Apparently it’s not enough for China to own all the world’s resources — it needs to own other stuff too, like real estate in the U.S.
After sitting out most of 2008, China’s sovereign wealth fund is looking to dive in to real estate once again, says The Wall Street Journal. The China Investment Corp. is in talks with private equity groups and wants to snap up distressed assets in the U.S. taking advantage of certain government programs, like the PPIP.
Taking advantage of such programs will whip up an American backlash, so it’s treading carefully:
WSJ: To be sure, CIC and other sovereign-wealth funds face considerable obstacles to investing in U.S. real estate.
Economic distress has resulted in growing protectionism on Capitol Hill, with some lawmakers blaming China for helping create a credit bubble in the U.S. by investing heavily in U.S. government bonds.
Any large-scale foreign acquisitions of U.S. property could lead to a political backlash reminiscent of the 1980s, when Japanese companies invested about $77 billion in the U.S. property markets and bought assets such as Rockefeller Center and the Pebble Beach golf course.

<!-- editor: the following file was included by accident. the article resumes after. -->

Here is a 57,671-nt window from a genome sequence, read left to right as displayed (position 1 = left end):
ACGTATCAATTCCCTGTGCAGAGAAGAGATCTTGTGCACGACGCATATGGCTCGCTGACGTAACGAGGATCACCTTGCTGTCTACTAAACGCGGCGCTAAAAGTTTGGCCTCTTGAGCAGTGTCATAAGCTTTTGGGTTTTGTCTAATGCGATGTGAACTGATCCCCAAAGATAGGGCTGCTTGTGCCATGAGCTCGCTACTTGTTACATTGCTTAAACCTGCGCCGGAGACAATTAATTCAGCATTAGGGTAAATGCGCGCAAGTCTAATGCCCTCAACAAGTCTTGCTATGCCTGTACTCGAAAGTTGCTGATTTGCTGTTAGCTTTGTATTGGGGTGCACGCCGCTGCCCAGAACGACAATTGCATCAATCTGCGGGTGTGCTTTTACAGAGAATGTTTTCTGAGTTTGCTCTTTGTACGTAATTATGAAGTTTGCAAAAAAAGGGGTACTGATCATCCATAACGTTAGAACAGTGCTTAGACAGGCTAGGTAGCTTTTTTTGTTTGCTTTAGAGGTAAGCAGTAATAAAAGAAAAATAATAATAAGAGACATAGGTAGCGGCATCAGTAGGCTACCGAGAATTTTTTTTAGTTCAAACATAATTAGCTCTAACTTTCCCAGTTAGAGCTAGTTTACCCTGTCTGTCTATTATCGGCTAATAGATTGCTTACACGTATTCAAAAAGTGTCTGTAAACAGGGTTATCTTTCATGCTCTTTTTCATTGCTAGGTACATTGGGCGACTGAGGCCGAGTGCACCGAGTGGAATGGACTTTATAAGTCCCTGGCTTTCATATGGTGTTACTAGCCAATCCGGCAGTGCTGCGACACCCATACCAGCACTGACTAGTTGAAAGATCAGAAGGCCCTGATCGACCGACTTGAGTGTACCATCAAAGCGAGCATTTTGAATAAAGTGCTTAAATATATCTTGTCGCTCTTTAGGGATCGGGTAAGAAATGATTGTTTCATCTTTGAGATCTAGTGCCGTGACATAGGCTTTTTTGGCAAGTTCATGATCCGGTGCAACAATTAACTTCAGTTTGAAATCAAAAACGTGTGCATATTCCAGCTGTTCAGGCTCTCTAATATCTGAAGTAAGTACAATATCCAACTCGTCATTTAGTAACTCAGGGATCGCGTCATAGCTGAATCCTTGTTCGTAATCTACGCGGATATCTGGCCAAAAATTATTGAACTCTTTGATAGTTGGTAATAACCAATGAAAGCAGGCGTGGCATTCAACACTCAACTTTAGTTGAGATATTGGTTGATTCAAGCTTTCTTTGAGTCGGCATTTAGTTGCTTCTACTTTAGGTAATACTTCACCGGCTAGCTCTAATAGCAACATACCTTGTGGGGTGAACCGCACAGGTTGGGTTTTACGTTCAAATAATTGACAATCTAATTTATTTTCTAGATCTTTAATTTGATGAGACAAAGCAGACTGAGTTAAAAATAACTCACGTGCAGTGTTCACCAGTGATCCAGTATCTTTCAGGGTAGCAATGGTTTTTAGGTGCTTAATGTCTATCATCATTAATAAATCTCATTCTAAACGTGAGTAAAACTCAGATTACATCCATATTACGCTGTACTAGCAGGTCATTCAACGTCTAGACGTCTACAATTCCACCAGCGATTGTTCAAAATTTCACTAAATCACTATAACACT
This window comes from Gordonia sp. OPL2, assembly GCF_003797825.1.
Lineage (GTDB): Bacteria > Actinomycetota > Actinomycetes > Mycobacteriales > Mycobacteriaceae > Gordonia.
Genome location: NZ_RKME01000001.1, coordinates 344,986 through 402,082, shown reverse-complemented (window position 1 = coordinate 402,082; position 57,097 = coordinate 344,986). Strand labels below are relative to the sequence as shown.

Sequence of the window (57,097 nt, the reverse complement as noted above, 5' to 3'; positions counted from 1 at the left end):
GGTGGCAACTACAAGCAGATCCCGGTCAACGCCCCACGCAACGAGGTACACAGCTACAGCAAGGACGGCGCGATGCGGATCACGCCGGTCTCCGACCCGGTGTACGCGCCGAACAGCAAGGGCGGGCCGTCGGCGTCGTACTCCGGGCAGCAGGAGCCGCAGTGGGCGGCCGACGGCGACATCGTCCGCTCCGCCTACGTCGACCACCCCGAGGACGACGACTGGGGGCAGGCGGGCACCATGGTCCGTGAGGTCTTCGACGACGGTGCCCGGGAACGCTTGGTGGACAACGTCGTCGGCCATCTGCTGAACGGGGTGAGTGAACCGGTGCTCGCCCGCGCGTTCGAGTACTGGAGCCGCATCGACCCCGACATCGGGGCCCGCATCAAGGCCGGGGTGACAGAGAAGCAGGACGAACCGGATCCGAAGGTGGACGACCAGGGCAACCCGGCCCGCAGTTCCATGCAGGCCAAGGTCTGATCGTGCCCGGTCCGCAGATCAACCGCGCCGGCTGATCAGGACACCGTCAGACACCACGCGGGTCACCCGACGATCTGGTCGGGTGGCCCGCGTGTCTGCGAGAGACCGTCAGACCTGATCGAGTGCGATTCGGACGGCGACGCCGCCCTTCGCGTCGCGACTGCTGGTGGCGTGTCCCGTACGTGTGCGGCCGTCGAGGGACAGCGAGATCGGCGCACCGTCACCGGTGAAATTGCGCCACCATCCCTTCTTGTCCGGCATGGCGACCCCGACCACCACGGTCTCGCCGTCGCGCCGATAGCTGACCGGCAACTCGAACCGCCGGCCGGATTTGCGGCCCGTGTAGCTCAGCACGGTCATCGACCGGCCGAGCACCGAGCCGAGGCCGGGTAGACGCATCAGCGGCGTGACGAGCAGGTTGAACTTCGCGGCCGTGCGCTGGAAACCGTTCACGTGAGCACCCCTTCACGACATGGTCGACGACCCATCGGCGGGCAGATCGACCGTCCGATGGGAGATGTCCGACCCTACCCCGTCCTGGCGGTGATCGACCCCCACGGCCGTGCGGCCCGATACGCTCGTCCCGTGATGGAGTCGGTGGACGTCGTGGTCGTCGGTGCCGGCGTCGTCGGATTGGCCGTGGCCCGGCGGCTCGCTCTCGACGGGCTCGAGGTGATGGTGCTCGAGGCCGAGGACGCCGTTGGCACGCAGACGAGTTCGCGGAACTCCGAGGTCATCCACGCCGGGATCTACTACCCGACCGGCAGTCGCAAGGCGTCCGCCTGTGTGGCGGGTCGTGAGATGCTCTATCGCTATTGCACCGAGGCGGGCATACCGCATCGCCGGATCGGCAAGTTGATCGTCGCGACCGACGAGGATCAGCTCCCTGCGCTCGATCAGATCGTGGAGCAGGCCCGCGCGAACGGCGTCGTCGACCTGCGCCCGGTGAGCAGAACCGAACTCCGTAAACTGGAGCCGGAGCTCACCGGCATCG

CIC is unlikely to replicate those showy investments.
It consistently has taken minority stakes, often below 10%, as CIC executives recognize the fund’s lack of management expertise and the potential political ramifications of buying control. To minimize political risk, CIC’s “debut in the U.S. property market likely will be double arm’s-length investments,” meaning through U.S. fund managers and then with a minority stake in the fund, as opposed to direct stakes in properties, says Michael McCormack, an executive director at Z-Ben Advisors, a consulting firm in Shanghai.